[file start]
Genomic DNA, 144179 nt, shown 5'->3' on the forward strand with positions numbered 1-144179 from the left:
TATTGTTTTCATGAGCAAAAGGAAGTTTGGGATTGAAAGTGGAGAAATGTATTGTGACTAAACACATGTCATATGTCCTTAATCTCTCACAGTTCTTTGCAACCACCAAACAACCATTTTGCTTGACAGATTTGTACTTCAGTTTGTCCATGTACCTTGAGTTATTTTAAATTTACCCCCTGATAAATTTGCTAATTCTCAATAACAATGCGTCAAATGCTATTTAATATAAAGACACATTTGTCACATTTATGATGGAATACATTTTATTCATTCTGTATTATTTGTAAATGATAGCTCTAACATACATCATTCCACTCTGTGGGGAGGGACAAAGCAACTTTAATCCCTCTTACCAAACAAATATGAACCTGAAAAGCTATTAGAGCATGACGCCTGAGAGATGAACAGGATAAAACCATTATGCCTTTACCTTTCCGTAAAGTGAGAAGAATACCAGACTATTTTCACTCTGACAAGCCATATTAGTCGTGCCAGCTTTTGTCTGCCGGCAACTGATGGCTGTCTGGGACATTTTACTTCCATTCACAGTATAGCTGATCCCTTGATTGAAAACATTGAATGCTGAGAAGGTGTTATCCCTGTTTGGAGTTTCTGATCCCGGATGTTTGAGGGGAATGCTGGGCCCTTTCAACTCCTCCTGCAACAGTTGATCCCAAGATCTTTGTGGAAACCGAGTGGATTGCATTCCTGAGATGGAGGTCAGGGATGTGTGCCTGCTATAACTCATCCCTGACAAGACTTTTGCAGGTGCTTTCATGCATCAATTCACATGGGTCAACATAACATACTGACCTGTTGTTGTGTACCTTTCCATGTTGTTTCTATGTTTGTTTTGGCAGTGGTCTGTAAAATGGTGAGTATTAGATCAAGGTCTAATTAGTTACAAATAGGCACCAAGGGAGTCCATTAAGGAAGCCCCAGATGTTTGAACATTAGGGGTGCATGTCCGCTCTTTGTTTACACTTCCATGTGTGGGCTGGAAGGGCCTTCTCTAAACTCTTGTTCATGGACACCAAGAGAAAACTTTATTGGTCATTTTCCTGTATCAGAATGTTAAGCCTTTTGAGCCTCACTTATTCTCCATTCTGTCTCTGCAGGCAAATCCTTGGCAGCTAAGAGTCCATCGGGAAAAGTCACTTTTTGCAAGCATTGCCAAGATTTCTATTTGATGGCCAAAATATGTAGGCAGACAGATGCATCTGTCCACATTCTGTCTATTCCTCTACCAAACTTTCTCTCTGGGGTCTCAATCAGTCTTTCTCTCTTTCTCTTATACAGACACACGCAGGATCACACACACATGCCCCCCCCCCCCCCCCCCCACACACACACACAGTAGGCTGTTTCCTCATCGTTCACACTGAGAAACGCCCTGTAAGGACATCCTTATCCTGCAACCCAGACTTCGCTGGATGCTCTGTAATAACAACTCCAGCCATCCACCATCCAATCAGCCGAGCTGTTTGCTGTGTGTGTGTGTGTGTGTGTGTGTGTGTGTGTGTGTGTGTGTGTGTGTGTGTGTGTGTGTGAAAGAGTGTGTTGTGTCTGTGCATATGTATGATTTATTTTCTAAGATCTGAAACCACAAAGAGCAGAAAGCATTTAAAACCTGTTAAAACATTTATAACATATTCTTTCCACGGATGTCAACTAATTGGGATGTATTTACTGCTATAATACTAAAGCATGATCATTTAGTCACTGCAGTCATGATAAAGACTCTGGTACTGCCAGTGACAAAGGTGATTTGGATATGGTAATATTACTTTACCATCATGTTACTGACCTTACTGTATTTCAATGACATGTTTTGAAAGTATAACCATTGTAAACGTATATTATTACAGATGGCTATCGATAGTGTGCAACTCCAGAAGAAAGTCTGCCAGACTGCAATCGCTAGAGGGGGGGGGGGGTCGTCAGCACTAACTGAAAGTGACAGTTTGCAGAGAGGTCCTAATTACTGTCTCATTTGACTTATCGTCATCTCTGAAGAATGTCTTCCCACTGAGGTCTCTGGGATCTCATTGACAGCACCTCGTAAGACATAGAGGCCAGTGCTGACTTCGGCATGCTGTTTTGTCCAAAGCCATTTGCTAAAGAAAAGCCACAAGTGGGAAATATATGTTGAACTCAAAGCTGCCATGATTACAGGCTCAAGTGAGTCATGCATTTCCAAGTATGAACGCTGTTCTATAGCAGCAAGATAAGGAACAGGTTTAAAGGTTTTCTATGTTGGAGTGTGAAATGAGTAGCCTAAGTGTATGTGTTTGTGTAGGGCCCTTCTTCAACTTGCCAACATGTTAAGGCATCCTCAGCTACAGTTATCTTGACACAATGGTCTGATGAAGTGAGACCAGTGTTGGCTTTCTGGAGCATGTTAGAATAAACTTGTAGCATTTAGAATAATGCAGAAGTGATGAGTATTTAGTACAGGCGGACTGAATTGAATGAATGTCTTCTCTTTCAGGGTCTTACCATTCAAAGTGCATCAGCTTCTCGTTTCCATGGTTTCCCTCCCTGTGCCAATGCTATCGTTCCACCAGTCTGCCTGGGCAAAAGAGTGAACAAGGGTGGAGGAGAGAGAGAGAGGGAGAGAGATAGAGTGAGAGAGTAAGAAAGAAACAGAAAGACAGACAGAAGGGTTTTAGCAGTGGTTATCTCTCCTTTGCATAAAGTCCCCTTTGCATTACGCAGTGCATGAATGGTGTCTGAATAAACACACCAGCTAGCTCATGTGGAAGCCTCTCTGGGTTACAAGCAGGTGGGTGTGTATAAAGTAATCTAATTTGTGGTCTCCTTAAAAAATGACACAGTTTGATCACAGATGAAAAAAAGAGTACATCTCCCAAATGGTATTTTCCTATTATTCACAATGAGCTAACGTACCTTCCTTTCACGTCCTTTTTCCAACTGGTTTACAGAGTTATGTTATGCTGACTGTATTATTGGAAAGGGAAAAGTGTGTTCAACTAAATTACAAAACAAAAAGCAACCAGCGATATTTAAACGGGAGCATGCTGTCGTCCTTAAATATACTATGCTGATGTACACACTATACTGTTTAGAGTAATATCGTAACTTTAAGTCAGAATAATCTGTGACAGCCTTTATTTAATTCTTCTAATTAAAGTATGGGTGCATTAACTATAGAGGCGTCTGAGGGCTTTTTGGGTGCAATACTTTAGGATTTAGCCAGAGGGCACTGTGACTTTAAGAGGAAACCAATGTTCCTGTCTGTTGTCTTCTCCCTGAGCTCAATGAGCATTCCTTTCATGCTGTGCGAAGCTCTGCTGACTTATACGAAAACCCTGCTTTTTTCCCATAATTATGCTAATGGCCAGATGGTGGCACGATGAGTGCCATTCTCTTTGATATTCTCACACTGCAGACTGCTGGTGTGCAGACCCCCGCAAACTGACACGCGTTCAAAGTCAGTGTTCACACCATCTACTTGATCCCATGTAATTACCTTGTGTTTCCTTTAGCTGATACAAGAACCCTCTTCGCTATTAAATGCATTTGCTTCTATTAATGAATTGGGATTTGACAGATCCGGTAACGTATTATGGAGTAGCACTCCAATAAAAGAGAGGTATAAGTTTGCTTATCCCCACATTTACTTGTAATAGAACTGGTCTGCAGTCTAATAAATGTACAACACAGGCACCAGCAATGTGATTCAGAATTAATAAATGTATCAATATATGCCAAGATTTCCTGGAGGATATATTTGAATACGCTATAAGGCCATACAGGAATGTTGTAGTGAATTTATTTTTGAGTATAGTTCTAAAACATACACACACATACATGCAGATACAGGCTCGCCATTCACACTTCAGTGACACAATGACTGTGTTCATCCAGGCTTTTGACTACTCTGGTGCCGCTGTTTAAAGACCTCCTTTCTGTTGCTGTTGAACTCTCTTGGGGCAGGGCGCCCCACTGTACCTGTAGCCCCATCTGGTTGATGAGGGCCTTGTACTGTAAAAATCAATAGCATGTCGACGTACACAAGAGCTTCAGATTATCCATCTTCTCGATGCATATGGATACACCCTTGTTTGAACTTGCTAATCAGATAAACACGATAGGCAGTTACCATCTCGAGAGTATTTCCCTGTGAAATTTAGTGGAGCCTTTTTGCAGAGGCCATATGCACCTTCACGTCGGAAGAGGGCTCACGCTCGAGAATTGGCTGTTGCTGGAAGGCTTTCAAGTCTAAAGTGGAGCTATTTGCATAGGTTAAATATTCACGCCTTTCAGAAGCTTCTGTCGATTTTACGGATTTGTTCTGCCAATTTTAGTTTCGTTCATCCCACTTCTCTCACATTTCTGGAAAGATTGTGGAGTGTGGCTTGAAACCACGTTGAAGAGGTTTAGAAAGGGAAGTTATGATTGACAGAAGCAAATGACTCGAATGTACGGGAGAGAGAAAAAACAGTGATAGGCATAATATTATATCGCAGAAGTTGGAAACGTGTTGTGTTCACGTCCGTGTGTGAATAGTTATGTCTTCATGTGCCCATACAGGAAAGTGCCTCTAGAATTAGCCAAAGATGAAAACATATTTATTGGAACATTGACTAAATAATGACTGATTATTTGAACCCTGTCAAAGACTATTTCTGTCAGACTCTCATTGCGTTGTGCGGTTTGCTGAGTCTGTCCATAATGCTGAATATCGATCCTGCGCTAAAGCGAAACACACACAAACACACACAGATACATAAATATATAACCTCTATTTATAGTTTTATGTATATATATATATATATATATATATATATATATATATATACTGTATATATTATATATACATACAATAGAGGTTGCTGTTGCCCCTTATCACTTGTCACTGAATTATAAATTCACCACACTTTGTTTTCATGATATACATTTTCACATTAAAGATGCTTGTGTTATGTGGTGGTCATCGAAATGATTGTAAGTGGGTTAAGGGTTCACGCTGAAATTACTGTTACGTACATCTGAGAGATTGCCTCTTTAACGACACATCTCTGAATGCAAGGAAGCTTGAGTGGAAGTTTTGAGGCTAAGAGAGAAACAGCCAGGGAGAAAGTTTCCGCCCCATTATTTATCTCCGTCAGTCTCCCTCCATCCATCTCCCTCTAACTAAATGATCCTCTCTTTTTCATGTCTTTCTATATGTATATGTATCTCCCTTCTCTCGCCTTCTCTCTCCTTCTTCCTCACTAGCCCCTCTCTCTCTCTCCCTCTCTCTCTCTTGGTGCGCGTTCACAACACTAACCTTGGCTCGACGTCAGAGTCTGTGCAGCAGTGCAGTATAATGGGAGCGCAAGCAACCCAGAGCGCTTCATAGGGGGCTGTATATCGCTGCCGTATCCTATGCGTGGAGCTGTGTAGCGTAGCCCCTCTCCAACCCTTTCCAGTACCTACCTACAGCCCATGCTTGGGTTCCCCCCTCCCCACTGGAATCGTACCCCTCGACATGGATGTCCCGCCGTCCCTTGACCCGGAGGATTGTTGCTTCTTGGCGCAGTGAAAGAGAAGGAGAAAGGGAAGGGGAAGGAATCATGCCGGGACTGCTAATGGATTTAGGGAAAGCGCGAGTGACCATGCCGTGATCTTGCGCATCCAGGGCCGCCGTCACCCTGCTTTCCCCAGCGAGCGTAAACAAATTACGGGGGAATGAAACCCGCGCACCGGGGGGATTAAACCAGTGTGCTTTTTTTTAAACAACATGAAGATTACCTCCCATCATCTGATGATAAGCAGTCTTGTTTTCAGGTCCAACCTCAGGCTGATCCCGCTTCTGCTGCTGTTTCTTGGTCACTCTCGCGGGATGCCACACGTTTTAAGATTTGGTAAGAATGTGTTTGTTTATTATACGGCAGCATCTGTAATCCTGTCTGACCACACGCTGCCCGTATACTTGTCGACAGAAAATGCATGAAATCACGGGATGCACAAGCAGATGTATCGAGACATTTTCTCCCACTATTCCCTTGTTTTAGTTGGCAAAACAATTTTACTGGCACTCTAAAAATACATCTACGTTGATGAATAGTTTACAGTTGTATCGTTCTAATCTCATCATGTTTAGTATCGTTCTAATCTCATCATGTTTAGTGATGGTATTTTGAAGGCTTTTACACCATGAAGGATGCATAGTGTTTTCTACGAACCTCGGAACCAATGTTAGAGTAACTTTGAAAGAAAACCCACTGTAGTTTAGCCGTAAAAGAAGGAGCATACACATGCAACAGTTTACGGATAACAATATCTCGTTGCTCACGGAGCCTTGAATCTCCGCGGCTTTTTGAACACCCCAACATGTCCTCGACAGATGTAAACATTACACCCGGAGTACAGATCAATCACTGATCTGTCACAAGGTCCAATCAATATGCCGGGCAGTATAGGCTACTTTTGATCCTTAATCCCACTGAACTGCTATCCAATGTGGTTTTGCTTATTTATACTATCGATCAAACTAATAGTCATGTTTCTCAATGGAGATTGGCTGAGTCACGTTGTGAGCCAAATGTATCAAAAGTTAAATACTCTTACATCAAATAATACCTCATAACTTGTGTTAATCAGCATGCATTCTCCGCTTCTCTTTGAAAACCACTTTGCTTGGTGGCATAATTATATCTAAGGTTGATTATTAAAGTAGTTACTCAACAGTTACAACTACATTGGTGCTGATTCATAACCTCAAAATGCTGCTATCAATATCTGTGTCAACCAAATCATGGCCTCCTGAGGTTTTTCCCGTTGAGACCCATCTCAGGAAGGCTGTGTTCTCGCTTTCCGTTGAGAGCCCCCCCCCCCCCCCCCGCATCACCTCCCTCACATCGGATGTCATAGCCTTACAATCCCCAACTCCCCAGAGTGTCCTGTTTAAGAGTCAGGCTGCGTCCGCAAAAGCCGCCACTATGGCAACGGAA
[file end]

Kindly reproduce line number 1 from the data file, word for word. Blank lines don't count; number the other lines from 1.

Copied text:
Genomic DNA, 144179 nt, shown 5'->3' on the forward strand with positions numbered 1-144179 from the left: